Ion Lasers Information
Ion lasers are lasers which use ionized gas as their lasing medium.
As discussed in the Lasers Selection Guide, lasers consist of three components: an energy source (or pump), a gain (also known as laser) medium, and an optical resonator. These components are labeled in the image below. The pump provides energy which is amplified by the gain medium. This energy is eventually converted into light and is reflected through the optical resonator, which then emits the final output beam.
Image credit: EnlightenYourMind
All gas lasers rely on the excitation of gases to amplify energy; considering the image above, the gas functions as the laser medium. Ion lasers in particular are comprised of the following components:
Electrical current to excite the gas medium; this serves as the pump.
A gas mixture comprised of group 18 (noble) gases — typically either argon, krypton, or a combination of the two — within a glass or ceramic tube. This serves as the laser medium.
At least two high-reflectivity mirrors which form the optical resonator.
Construction, Operation, and Characteristics
Argon and krypton ion lasers work in a fashion similar to other gas lasers (HeNe or carbon dioxide types, for example), excepting the fact that ion lasers excite positive ions instead of atomic particles in general. Because ion excitation requires considerably more energy than that used in other gas lasers, ion lasers use significantly more pump current and generate more heat; for this reason they are almost universally water-cooled.
The image below shows a deconstructed ion laser. Note that the majority of the lasing operations occur within the ceramic tube, which contains the gas as well as the anode and cathode necessary to transfer pump current. Like many ion lasers, this particular device includes equipment necessary to establish a magnetic field around the laser medium, which serves to increase lasing power by better containing the excited plasma within the tube.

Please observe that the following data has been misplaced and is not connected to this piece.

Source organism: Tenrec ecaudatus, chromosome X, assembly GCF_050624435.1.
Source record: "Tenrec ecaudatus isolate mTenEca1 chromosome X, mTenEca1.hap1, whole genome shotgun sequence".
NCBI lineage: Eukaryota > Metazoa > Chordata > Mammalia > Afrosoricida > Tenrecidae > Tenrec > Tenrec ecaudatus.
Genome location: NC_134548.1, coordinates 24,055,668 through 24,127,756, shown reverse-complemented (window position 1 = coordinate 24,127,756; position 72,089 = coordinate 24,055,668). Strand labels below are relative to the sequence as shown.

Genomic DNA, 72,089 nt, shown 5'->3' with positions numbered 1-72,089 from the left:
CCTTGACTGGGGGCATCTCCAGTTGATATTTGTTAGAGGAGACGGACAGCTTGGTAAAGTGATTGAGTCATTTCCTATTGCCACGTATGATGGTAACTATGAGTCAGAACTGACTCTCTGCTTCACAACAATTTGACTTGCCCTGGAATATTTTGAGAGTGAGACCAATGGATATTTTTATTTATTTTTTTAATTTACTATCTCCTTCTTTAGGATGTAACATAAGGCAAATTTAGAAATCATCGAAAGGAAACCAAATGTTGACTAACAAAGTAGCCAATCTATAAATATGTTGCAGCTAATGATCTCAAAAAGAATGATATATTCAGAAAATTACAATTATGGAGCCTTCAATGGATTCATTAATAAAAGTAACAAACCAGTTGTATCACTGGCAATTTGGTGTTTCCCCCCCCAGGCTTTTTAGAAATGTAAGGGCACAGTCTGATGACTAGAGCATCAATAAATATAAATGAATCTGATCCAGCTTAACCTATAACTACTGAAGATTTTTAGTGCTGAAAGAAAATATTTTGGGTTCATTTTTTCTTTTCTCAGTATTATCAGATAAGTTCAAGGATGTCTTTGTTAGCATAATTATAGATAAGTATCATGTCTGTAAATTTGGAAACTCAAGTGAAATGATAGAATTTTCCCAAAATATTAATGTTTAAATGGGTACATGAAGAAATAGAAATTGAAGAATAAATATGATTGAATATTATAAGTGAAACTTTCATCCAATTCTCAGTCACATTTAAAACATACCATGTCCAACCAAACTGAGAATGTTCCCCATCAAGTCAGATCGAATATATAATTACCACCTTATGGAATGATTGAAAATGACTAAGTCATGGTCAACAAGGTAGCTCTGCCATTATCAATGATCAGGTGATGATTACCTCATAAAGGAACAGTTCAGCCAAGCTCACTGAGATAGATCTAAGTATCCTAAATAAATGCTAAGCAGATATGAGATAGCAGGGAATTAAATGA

Image credit: Thermopedia
Ion lasers are expensive relative to other gas lasers; this is largely due to the increased need for pump current (resulting in a larger power supply) as well as the high cost of the gas tube itself (a previously used gas tube alone may be sold for thousands of dollars). A multiwatt argon laser requires tens of kilowatts of electrical power, and even a 20 mW laser must be pumped using hundreds of watts. For this reason, ion lasers are typically relegated to high performance applications, as discussed below, and are less-commonly used by laser hobbyists.
Argon and krypton lasers are typically used in high performance applications due to their high cost and demand for electrical power. The uses listed below are typical for ion lasers.
High performance marking - industrial printing, engraving, typesetting, image generation, and copying
Medical - laser surgery, forensic medicine
Consumer - laser shows, entertainment
Research - electro-optics, spectroscopy
Pumping - as a pump source for dye lasers
Argon vs. Krypton
The use of argon or krypton within an ion laser tube determines several of the laser's characteristics, including ideal wavelengths and power.
Argon ion lasers typically feature higher power ratings than krypton types. They are most often used within the wavelength range between 450 and 550 nm, although some low power argon lasers are effective on certain ultraviolet (UV) and near-infrared (NIR) wavelengths. UV wavelengths are particularly difficult to obtain and can only be achieved by double ionized transitions, resulting in the need for even higher pump current to produce disproportionately small output power. Argon lasers are most effective (and most frequently used) at 514.5 nm (green) and 457.9 nm (blue).
Image credit: Lexell Laser
Krypton ion lasers operate identically to argon types but use different wavelengths. The ideal krypton laser wavelengths — 647.1 and 676.4 nm — both produce red beams. Like argon lasers, krypton lasers can be manufactured to emit UV spectrum radiation, but with mixed results.
Image credit: Lexell Laser
Safety is an important topic when discussing ion lasers due to their relatively high power and high current requirements. A split-second direct exposure to a 200 mW laser emitting 100 yards away can cause permanent eye damage; in light of this fact, an 514.5 nm argon laser, which can emit up to 20 W of continuous power, is capable of considerable damage to an operator's eyes or skin.
A laser warning sign, including specs and class.
Image credit: Keller Studio
To address the concerns above, the Center for Devices and Radiological Health (CDRH) — a division of the US Food and Drug Administration (FDA) — provides a laser safety classification scheme based on six product classes. Lasers are also specified by different classes described in the international IEC 60825 standard. The table below describes US domestic and international classes for laser safety.
Laser safety classes. Image credit: Erchonia
IHS - IEC 60825 (Standard for safety of laser products)